Prostate cancer is the most common cancer of men in the Western world, and novel approaches for prostate cancer risk reduction are needed. Plant-derived phenolic compounds attenuate prostate cancer growth in preclinical models by several mechanisms, which is in line with epidemiological findings suggesting that consumption of plant-based diets is associated with low risk of prostate cancer. The objective of this study was to assess the effects of a novel lignan-stilbenoid mixture in PC-3M-luc2 human prostate cancer cells in vitro and in orthotopic xenografts. Lignan and stilbenoid -rich extract was obtained from Scots pine (Pinus sylvestris) knots. Pine knot extract as well as stilbenoids (methyl pinosylvin and pinosylvin), and lignans (matairesinol and nortrachelogenin) present in pine knot extract showed antiproliferative and proapoptotic efficacy at ≥ 40 μM concentration in vitro. Furthermore, pine knot extract derived stilbenoids enhanced tumor necrosis factor-related apoptosis-inducing ligand (TRAIL) induced apoptosis already at ≥ 10 μM concentrations. In orthotopic PC-3M-luc2 xenograft bearing immunocompromized mice, three-week peroral exposure to pine knot extract (52 mg of lignans and stilbenoids per kg of body weight) was well tolerated and showed anti-tumorigenic efficacy, demonstrated by multivariate analysis combining essential markers of tumor growth (i.e. tumor volume, vascularization, and cell proliferation). Methyl pinosylvin, pinosylvin, matairesinol, nortrachelogenin, as well as resveratrol, a metabolite of pinosylvin, were detected in serum at total concentration of 7-73 μM, confirming the bioavailability of pine knot extract derived lignans and stilbenoids. In summary, our data indicates that pine knot extract is a novel and cost-effective source of resveratrol, methyl pinosylvin and other bioactive lignans and stilbenoids. Pine knot extract shows anticarcinogenic efficacy in preclinical prostate cancer model, and our in vitro data suggests that compounds derived from the extract may have potential as novel chemosensitizers to TRAIL. These findings promote further research on health-related applications of wood biochemicals.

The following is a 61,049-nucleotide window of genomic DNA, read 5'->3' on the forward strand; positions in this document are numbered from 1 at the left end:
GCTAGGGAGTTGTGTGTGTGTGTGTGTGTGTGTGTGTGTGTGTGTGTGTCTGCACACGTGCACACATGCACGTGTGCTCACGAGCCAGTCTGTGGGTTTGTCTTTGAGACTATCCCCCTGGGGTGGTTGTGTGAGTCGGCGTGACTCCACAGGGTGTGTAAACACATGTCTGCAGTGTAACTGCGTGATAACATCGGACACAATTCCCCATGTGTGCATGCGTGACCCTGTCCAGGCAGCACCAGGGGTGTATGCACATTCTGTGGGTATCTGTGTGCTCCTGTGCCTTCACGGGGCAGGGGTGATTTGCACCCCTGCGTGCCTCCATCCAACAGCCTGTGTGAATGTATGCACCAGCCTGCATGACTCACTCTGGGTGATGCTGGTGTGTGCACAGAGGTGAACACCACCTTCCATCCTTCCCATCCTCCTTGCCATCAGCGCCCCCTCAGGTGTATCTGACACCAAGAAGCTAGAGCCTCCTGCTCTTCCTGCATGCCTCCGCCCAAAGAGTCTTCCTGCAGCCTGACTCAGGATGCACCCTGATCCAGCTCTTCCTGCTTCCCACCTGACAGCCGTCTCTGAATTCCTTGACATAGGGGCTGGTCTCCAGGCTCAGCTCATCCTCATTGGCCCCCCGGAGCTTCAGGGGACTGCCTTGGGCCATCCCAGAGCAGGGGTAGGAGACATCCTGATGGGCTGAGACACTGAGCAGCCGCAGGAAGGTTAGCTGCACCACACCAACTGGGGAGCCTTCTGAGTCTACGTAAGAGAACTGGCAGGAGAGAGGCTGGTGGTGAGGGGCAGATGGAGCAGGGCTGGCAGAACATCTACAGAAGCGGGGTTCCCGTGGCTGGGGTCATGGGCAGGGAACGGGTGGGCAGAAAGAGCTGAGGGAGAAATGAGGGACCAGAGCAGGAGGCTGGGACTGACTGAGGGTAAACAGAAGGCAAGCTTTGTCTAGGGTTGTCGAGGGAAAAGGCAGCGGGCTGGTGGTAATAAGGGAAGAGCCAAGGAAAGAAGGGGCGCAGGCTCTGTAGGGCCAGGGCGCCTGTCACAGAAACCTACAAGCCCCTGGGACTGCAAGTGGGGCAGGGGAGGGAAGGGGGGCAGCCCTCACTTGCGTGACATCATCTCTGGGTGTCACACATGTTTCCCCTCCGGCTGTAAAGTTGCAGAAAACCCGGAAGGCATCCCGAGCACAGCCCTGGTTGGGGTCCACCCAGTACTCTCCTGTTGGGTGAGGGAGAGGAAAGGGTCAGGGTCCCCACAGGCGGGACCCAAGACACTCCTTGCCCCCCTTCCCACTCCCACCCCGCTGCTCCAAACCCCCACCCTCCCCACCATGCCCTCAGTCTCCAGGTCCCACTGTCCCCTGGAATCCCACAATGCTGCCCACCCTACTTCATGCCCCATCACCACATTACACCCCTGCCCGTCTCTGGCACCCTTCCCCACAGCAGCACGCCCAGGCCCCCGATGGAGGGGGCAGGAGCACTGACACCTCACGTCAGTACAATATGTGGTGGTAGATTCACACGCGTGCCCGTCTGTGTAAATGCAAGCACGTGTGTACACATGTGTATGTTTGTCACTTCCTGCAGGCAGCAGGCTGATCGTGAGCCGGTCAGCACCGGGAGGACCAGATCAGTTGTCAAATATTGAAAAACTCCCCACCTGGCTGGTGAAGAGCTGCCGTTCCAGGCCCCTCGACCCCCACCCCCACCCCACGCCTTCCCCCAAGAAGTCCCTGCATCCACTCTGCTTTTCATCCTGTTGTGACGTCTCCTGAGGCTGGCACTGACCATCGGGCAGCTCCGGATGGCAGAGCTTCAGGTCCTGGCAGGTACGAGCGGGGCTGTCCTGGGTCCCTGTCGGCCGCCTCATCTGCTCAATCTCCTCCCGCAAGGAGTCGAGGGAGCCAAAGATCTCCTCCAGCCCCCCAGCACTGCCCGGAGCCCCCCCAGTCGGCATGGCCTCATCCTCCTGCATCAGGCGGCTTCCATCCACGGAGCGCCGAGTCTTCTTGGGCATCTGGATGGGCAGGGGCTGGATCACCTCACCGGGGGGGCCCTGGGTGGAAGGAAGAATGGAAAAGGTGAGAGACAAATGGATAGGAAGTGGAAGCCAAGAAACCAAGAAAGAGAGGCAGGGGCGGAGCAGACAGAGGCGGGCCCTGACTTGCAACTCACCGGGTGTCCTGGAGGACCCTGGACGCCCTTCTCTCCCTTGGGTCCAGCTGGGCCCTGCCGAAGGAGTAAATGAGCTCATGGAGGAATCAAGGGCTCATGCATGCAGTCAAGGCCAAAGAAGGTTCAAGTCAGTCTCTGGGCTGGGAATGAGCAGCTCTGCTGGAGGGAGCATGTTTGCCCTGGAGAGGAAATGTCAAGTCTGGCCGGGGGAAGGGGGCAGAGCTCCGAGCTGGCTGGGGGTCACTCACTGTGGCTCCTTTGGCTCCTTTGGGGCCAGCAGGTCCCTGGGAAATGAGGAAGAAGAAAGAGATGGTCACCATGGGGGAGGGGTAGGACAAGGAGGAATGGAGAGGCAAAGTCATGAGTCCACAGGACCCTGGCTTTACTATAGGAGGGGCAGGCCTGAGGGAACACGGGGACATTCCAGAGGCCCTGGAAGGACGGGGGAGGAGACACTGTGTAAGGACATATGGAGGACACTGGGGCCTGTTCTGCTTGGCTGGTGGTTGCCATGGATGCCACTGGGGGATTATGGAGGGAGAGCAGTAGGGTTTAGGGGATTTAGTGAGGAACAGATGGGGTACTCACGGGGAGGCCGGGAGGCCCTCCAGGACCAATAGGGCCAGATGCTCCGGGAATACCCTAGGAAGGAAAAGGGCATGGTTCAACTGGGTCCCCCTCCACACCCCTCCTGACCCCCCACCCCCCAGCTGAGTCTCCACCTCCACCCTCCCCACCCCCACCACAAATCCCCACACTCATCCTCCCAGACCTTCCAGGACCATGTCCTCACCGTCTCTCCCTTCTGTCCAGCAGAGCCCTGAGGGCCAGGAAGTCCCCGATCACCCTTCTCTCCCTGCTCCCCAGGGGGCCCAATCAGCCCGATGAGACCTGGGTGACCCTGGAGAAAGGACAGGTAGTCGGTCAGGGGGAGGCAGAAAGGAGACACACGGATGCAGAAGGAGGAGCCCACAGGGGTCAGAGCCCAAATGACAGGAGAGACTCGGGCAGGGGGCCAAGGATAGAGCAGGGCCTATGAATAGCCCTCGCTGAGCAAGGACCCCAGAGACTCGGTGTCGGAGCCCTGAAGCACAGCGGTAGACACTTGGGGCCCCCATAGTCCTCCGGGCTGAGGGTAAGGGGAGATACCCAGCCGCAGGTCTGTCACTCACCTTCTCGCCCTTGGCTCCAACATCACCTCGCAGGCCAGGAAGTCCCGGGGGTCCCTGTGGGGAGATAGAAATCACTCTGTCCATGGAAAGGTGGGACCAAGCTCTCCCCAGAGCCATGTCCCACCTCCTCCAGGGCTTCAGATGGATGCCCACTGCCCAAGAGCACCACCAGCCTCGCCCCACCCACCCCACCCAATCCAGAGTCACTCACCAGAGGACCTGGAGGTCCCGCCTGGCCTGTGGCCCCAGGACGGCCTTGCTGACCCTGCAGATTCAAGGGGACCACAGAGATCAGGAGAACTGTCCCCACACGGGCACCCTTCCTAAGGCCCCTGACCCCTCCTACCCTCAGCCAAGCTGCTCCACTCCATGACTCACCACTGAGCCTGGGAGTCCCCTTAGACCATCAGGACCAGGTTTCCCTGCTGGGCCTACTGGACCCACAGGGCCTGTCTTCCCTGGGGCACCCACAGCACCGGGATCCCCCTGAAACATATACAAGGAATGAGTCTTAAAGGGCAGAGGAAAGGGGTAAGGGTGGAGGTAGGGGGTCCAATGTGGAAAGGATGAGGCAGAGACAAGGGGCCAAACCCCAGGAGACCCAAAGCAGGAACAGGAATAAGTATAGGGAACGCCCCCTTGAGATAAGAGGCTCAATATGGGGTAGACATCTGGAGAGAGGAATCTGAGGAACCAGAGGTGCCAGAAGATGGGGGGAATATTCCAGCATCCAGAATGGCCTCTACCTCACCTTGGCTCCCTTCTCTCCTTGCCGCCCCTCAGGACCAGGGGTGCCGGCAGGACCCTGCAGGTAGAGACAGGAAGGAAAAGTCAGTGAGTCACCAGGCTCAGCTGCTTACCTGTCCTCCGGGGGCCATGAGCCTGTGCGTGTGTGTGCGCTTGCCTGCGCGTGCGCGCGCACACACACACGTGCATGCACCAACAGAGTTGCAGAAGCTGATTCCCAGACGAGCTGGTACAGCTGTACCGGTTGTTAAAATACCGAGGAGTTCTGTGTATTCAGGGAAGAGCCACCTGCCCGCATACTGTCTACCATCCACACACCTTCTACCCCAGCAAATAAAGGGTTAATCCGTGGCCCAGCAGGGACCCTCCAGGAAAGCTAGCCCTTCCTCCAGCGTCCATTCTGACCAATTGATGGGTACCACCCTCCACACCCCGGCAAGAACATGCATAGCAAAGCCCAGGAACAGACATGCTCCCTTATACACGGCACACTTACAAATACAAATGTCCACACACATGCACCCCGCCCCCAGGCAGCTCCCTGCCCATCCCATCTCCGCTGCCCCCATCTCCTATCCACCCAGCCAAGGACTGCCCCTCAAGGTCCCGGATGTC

- prostate cancer